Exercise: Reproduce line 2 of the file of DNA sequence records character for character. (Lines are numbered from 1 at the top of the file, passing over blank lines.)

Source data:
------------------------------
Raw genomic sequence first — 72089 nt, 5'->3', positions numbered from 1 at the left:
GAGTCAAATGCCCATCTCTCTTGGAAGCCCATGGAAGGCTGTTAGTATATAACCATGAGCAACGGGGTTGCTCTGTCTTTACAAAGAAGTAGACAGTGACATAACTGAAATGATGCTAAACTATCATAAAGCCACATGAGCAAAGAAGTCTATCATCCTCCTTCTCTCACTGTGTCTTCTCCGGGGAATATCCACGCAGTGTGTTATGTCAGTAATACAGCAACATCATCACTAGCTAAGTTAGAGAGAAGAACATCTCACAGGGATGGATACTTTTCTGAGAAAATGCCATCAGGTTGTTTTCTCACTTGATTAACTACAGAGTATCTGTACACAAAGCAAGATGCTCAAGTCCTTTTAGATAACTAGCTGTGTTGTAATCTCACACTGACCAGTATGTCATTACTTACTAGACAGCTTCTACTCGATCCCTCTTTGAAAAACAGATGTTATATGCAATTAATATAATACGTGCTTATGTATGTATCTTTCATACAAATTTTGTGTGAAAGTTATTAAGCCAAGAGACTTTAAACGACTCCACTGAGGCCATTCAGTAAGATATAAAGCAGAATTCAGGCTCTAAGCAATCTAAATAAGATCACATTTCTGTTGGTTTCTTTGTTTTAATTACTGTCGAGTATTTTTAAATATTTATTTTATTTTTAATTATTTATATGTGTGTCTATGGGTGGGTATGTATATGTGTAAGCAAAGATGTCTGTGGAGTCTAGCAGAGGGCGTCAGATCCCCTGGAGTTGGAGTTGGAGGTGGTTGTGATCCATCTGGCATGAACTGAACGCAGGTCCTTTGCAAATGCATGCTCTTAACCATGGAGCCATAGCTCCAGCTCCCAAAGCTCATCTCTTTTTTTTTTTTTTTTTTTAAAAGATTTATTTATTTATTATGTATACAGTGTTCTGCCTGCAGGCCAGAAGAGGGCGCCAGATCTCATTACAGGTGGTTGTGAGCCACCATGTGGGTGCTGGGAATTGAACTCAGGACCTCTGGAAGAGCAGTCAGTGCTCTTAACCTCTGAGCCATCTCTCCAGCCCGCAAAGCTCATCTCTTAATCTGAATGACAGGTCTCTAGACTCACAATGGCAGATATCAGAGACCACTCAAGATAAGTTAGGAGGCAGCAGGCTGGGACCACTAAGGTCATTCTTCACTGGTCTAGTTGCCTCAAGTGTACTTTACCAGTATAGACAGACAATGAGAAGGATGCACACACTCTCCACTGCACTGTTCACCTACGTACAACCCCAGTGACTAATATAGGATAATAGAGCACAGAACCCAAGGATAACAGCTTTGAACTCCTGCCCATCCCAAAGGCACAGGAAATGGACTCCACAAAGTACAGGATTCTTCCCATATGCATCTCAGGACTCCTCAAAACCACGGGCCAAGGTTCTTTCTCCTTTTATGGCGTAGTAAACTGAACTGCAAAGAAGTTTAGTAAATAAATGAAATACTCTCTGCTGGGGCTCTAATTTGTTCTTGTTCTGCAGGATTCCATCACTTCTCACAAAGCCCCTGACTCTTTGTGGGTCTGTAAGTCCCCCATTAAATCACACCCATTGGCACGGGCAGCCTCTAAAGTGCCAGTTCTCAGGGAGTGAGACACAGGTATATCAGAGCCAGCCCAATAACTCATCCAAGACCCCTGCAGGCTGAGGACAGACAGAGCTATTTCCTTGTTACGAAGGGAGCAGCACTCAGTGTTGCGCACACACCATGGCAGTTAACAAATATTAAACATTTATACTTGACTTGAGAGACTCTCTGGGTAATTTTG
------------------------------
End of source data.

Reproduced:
GAGTCAAATGCCCATCTCTCTTGGAAGCCCATGGAAGGCTGTTAGTATATAACCATGAGCAACGGGGTTGCTCTGTCTTTACAAAGAAGTAGACAGTGACATAACTGAAATGATGCTAAACTATCATAAAGCCACATGAGCAAAGAAGTCTATCATCCTCCTTCTCTCACTGTGTCTTCTCCGGGGAATATCCACGCAGTGTGTTATGTCAGTAATACAGCAACATCATCACTAGCTAAGTTAGAGAGAAGAACATCTCACAGGGATGGATACTTTTCTGAGAAAATGCCATCAGGTTGTTTTCTCACTTGATTAACTACAGAGTATCTGTACACAAAGCAAGATGCTCAAGTCCTTTTAGATAACTAGCTGTGTTGTAATCTCACACTGACCAGTATGTCATTACTTACTAGACAGCTTCTACTCGATCCCTCTTTGAAAAACAGATGTTATATGCAATTAATATAATACGTGCTTATGTATGTATCTTTCATACAAATTTTGTGTGAAAGTTATTAAGCCAAGAGACTTTAAACGACTCCACTGAGGCCATTCAGTAAGATATAAAGCAGAATTCAGGCTCTAAGCAATCTAAATAAGATCACATTTCTGTTGGTTTCTTTGTTTTAATTACTGTCGAGTATTTTTAAATATTTATTTTATTTTTAATTATTTATATGTGTGTCTATGGGTGGGTATGTATATGTGTAAGCAAAGATGTCTGTGGAGTCTAGCAGAGGGCGTCAGATCCCCTGGAGTTGGAGTTGGAGGTGGTTGTGATCCATCTGGCATGAACTGAACGCAGGTCCTTTGCAAATGCATGCTCTTAACCATGGAGCCATAGCTCCAGCTCCCAAAGCTCATCTCTTTTTTTTTTTTTTTTTTTAAAAGATTTATTTATTTATTATGTATACAGTGTTCTGCCTGCAGGCCAGAAGAGGGCGCCAGATCTCATTACAGGTGGTTGTGAGCCACCATGTGGGTGCTGGGAATTGAACTCAGGACCTCTGGAAGAGCAGTCAGTGCTCTTAACCTCTGAGCCATCTCTCCAGCCCGCAAAGCTCATCTCTTAATCTGAATGACAGGTCTCTAGACTCACAATGGCAGATATCAGAGACCACTCAAGATAAGTTAGGAGGCAGCAGGCTGGGACCACTAAGGTCATTCTTCACTGGTCTAGTTGCCTCAAGTGTACTTTACCAGTATAGACAGACAATGAGAAGGATGCACACACTCTCCACTGCACTGTTCACCTACGTACAACCCCAGTGACTAATATAGGATAATAGAGCACAGAACCCAAGGATAACAGCTTTGAACTCCTGCCCATCCCAAAGGCACAGGAAATGGACTCCACAAAGTACAGGATTCTTCCCATATGCATCTCAGGACTCCTCAAAACCACGGGCCAAGGTTCTTTCTCCTTTTATGGCGTAGTAAACTGAACTGCAAAGAAGTTTAGTAAATAAATGAAATACTCTCTGCTGGGGCTCTAATTTGTTCTTGTTCTGCAGGATTCCATCACTTCTCACAAAGCCCCTGACTCTTTGTGGGTCTGTAAGTCCCCCATTAAATCACACCCATTGGCACGGGCAGCCTCTAAAGTGCCAGTTCTCAGGGAGTGAGACACAGGTATATCAGAGCCAGCCCAATAACTCATCCAAGACCCCTGCAGGCTGAGGACAGACAGAGCTATTTCCTTGTTACGAAGGGAGCAGCACTCAGTGTTGCGCACACACCATGGCAGTTAACAAATATTAAACATTTATACTTGACTTGAGAGACTCTCTGGGTAATTTTG